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High School Student Documents Sandy's Aftermath

Brandon McClain is a 17-year-old high school student who lives in one of the areas in New York City hit hardest by Superstorm Sandy. His neighborhood was without power for a long time after the storm and it seemed like help was slow in coming. So he decided to do a video documentary of his experiences.

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Transcript

LINDA WERTHEIMER, HOST:

It's MORNING EDITION, from NPR News. I'm Linda Wertheimer.

RENEE MONTAGNE, HOST:

And I'm Renee Montagne.

It's been a frustrating and cold November in the Rockaways, one of the areas of New York City hit hardest by Hurricane Sandy. Thousands of people living in this coastal community were left without power or heat, and some are still waiting to get it back. Beth Fertig of member station WNYC spent time with a local high school student who's been documenting the experience.

BETH FERTIG, BYLINE: Seventeen-year-old Brandon McClain is on his way home from high school when he stops to pick up dinner for his family.

BRANDON MCCLAIN: Give me four meals. Yeah.

UNIDENTIFIED WOMAN: Four meals?

MCCLAIN: Yeah.

FERTIG: McClain is in the parking lot of a small shopping plaza, where city workers under a white tent are giving out boxed meals. Today, it's chicken and chili. This is the 16th day since the storm. Power is still out in this area, and the stores are closed, including the supermarket. McClain doesn't understand why there aren't more people here asking for food. He turns on a video camera and asks the workers.

MCCLAIN: Before, I mean, it was crowded here. What happened?

UNIDENTIFIED MAN: I don't know. I really don't know, sir.

FERTIG: He's been asking a lot of questions, lately. McClain lives smack in the middle of the Rockaways, in a working-class neighborhood bordered by public housing. It's not like Breezy Point, where a hundred houses burned down, or Belle Harbor, where single-family homes were flooded. Those areas are more middle class. McClain is conscious of these differences as he travels around with his camera.

MCCLAIN: I want to see what people know about what's happening out there. For example, like Belle Harbor. The last people I interviewed, it seemed that money wasn't the problem. Organizations coming in wasn't a problem. They were frustrated at the Red Cross, though.

FERTIG: McClain is six feet tall and thin, with light brown skin and high cheekbones. He's serious and respectful, especially when he approaches some volunteers in a Red Cross van.

MCCLAIN: You know, a lot of people in Rockaway are actually frustrated with the Red Cross. I mean, they're disappointed. Like, how do you think you can improve that?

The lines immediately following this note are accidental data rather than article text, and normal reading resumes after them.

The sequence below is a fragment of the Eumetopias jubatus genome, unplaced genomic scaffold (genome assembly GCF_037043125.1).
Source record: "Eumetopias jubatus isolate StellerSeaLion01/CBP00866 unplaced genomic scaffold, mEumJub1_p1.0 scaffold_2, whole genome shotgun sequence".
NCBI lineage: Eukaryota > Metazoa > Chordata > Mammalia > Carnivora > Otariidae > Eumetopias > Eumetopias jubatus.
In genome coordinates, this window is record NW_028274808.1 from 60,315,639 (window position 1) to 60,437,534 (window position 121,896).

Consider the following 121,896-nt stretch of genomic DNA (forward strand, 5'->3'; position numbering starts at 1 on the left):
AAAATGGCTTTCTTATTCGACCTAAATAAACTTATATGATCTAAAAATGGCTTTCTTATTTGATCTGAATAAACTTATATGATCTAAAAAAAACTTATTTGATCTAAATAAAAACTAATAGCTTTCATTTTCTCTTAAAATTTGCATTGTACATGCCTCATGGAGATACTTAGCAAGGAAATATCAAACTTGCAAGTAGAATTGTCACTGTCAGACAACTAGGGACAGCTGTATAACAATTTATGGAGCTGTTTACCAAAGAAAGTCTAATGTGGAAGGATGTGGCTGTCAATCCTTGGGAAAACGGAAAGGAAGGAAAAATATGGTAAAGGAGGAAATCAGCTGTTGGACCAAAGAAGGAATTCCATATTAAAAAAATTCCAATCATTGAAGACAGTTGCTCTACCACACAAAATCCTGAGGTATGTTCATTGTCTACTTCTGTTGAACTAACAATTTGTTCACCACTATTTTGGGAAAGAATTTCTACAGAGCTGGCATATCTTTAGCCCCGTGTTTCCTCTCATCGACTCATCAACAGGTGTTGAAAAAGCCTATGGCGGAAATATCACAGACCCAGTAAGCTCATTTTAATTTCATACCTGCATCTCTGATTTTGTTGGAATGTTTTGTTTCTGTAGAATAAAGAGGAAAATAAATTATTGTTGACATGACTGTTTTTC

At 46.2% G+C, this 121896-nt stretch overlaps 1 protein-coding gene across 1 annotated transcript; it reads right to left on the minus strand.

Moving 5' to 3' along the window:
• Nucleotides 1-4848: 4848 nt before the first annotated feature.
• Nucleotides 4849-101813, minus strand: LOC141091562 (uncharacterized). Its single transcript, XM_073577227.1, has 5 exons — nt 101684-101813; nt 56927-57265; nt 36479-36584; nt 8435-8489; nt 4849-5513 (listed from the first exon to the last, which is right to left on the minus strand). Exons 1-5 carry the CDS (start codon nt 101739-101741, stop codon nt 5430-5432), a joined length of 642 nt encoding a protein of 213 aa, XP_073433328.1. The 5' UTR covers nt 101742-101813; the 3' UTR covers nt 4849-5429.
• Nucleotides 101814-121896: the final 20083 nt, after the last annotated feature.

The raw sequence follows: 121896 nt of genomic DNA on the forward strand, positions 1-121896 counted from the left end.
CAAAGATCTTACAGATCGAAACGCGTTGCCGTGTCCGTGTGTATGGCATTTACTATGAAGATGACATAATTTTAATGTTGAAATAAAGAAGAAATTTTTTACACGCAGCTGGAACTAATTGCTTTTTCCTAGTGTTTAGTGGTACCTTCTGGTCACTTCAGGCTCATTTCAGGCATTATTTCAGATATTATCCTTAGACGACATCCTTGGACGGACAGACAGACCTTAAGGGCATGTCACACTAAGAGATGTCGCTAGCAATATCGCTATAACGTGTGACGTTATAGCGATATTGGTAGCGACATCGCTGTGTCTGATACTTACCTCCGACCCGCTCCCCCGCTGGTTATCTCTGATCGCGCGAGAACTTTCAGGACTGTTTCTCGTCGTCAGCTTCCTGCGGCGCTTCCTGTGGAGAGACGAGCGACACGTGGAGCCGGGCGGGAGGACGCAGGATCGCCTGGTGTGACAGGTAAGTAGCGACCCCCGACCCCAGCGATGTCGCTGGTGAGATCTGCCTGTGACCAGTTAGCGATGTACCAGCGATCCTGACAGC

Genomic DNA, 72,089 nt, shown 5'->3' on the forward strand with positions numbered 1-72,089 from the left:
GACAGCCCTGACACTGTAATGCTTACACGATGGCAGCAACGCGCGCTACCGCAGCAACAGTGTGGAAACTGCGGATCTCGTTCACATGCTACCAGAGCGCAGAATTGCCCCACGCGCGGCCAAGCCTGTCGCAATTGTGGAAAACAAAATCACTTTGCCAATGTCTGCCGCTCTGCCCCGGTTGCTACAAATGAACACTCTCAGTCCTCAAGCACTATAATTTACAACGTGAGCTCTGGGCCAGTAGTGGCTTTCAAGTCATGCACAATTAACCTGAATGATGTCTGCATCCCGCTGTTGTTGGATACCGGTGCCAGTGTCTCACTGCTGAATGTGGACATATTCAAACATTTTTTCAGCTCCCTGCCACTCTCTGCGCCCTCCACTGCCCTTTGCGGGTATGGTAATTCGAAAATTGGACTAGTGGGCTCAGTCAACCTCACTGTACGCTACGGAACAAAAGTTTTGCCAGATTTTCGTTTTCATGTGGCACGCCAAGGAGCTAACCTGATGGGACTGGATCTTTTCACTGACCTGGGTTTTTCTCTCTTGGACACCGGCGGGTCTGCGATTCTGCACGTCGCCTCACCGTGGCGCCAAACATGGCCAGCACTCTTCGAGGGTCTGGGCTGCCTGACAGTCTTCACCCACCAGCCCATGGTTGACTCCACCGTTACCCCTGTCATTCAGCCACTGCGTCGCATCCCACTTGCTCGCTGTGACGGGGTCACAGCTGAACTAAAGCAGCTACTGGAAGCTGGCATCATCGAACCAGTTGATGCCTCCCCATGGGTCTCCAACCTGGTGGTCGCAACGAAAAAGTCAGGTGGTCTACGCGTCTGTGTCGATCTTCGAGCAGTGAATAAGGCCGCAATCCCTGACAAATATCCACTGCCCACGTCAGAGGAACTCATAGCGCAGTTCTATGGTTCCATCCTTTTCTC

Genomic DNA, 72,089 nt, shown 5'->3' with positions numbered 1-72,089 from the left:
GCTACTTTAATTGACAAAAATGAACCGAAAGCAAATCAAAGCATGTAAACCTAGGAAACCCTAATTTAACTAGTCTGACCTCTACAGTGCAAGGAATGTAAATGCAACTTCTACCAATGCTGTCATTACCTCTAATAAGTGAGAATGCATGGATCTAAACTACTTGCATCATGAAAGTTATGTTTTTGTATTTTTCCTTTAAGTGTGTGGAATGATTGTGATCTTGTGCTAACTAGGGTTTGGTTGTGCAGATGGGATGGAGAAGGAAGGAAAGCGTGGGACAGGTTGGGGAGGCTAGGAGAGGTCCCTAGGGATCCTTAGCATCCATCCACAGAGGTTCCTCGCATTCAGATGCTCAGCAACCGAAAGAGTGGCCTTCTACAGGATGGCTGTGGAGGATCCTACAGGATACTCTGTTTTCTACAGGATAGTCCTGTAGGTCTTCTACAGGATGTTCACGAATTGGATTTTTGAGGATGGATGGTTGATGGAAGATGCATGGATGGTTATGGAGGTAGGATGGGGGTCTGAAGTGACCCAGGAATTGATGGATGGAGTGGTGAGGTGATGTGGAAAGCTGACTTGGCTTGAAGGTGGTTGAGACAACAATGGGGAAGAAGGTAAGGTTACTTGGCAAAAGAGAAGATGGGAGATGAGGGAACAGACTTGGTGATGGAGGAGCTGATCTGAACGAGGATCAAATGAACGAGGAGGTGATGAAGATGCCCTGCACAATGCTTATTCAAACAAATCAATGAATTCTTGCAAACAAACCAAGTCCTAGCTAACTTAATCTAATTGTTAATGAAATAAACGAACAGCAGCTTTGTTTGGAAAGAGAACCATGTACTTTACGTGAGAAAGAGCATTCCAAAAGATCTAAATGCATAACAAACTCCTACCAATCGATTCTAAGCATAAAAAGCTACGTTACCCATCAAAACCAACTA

UNIDENTIFIED WOMAN #2: There's always room for improvement. That's all, you know, I can say. If they're disappointed, I'm really sorry, but we have volunteers coming in from all over the country.

FERTIG: McClain is a senior at Information Technology High School, a public school 16 miles away, on the other side of Queens. He told video teacher Mike Vander Putten that he wanted to make a documentary about life in the Rockaways. Vander Putten thought it was a great idea and loaned him equipment.

MIKE VANDER PUTTEN: He doesn't have any power. We got every battery we could for every camera we could so he could get out there and record as much of this to get it out there, to get the word out, because I think it's atrocious. It seems wrong.

And I know a lot of us worked really hard to get relief down there, and we feel like we've done our job and everything is going back to normal, and then you walk over there and it's just stunning to me that it isn't back to normal. You think it should be fixed. So I wanted him to get a camera in his hand, I wanted him to get out there and show what people aren't seeing.

FERTIG: The teacher's been giving McClain a lot of tips, because he's never taken a video class before.

PUTTEN: It seems like the nighttime is also the freakier part of the day. And it would be nice if you could show those buildings near you. They have power. Why don't we have power?

FERTIG: The teenager was afraid to walk around at night carrying a camera, and for good reason. His local shopping plaza was looted after the storm. And the streets got so dark during the extended blackout that city buses stopped running after sundown to avoid hitting pedestrians.

MCCLAIN: (Unintelligible) do you have my (unintelligible)?

FERTIG: McClain lives with his mother and his older sister in a small apartment. His mom has been heating the place by boiling water on a gas stove.

UNIDENTIFIED WOMAN #3: No milk, no milk. Oh, my God, everybody...

FERTIG: McClain drops off the dinner boxes he got from the city workers and goes back outside. He heads toward the ocean, a few blocks away. The boardwalk's been destroyed. Some pieces lie in a vacant lot, next to a crosswalk sign for pedestrians. A car is pressed against a house on top of a pile of sand.

MCCLAIN: This is definitely something I'm going to remember for the rest of my life. I mean, me living in Rockaway, I never experienced something like this. This is a huge, you know, slap to the face.

FERTIG: McClain has been thinking a lot about equity and the role of government after a disaster. But for now, he takes out his camera to record the sunset, before going home. He wants to share all of these moments with his school and anyone else who will see the video. Three weeks after the storm, McClain and his family finally got their electricity back, but they still had no heat. For NPR News, I'm Beth Fertig, in New York. Transcript provided by NPR, Copyright NPR.

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